On 12 December 2015, The United Nations Conference on
Climate Change in Paris concluded with the release of the
'Paris Agreement' ('Agreement').
The Agreement is scheduled to be signed in New York on 22 April
2016 and will commence operation in 2020.
Signatories will commit to:
Holding the increase in the global average temperature to
'well-below' 2°C above pre-industrial levels and pursue
efforts to limit the temperature increase to 1.5°C above
Establishing and communicating progressive (i.e. improved)
nationally determined contribution targets every five years (with
provision to adjust its contribution at any time).
Enhancing support to developing countries towards the
implementation of economy wide-absolute emission reduction
Conserving and enhancing sinks and reservoirs of greenhouse
gases in order to reach global peaking 'as soon as
For developed country parties, providing financial resources to
assist developing country parties with implementing their
obligations under the Agreement.
Holding the first global 'stocktake' of the Agreement
in 2023 and every subsequent five years. This will involve a formal
review of countries' progress in meeting their commitments
under the Agreement, including updates on the achievement of
Operating within a 'Transparency Framework.' Under this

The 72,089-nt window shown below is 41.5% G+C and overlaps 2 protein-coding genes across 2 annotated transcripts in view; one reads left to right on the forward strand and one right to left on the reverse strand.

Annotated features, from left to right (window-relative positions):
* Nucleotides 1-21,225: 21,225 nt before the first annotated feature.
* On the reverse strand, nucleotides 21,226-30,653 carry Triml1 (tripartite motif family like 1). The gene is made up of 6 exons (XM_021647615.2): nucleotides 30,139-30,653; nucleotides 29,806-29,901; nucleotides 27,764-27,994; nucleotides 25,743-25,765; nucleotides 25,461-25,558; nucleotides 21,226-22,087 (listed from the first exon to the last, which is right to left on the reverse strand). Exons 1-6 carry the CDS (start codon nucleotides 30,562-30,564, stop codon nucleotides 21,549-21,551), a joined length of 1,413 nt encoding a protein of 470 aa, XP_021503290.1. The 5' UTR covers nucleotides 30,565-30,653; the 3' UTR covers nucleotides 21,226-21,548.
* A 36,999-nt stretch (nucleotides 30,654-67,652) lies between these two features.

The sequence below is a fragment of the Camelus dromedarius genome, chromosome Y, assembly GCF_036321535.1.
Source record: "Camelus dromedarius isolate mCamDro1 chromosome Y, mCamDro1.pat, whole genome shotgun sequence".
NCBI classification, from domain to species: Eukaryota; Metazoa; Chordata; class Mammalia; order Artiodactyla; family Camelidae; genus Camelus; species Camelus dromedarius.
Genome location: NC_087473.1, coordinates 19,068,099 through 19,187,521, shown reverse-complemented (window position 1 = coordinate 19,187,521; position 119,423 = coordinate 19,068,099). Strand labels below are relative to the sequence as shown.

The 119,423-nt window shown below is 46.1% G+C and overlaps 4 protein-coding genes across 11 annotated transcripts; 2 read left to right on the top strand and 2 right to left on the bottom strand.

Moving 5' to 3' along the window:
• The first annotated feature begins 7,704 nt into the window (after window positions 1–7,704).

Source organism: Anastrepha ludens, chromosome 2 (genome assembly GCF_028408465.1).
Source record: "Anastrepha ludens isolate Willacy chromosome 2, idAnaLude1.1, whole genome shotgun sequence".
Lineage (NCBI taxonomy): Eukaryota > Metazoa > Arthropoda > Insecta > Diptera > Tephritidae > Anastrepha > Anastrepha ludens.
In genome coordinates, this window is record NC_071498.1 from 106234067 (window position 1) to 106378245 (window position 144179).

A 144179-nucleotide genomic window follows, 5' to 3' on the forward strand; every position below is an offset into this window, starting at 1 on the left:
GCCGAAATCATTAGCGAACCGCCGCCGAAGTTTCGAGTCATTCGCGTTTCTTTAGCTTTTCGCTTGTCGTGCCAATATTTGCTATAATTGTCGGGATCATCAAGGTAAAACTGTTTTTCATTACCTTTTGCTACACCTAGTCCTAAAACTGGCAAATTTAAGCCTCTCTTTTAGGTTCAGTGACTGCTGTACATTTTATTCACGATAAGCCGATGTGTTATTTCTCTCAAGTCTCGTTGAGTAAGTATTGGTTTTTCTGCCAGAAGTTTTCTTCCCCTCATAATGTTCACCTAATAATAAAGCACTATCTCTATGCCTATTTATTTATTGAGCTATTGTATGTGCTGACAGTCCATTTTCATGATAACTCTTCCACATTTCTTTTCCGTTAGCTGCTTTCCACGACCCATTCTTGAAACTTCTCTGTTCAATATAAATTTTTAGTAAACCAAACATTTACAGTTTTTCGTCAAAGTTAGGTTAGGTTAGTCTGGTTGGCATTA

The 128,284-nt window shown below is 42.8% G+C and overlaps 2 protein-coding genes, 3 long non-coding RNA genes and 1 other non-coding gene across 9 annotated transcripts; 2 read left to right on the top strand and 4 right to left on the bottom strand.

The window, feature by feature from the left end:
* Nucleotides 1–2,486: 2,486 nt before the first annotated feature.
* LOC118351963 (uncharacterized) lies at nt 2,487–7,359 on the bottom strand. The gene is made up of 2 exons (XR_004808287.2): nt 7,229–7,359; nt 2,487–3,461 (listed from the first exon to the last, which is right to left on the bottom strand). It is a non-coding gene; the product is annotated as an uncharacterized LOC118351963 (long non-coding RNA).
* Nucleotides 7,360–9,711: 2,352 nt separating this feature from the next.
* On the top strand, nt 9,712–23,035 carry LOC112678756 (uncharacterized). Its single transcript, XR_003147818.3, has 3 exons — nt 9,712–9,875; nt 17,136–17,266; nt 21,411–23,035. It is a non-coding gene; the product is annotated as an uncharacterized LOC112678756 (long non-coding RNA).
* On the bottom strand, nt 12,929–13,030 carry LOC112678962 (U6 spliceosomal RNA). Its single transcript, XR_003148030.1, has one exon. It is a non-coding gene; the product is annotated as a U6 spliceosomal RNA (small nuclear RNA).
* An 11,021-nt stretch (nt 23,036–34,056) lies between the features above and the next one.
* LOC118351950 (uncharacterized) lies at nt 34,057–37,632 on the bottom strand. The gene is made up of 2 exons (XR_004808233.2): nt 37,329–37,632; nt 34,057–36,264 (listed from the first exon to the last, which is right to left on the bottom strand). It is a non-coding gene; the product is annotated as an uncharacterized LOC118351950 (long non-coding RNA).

framework, signatories must disclose information regarding
greenhouse gas emissions;
implementation and achievement of nationally determined
financial assistance to developing countries,
via national communications, biennal reports and update reports,
international assessment and consultation.
This information will be used for tracking purposes,
determination of priorities and as part of the global
Implementation of the Agreement and promotion of compliance with
its provisions will be undertaken by a non-adversarial and
non-punitive committee which will report annually to the Agreement
The non-binding decision, which prefaces the Agreement, urges
parties to adopt the Agreement and to:
Communicate by 2020, mid-century, long-term low greenhouse gas
emission strategies to the Secretariat; and
For developed countries, seek to achieve the goal of jointly
providing USD 100 billion annually in climate aid support to
developing countries by 2020.
WHAT DOES THE AGREEMENT MEAN FOR AUSTRALIA?
As one of the world's highest per capita emitters, Australia
will need to adopt tighter national emission targets and clarify
its domestic carbon policy. This pressure will likely be reignited
by the regular 'stocktakes' mandated by the Agreement and
the requirement for information sharing and disclosure within a
There will also be increasing pressure on business from
government, lenders and investors to transparently measure carbon
emissions and implement appropriate abatement strategies. Key to
Australia's contribution to global carbon reduction will be an
early and clear policy statement from the Federal Government
together with implementation strategies which provide certainty and
support to affected businesses.
The content of this article is intended to provide a general
guide to the subject matter. Specialist advice should be sought
about your specific circumstances.
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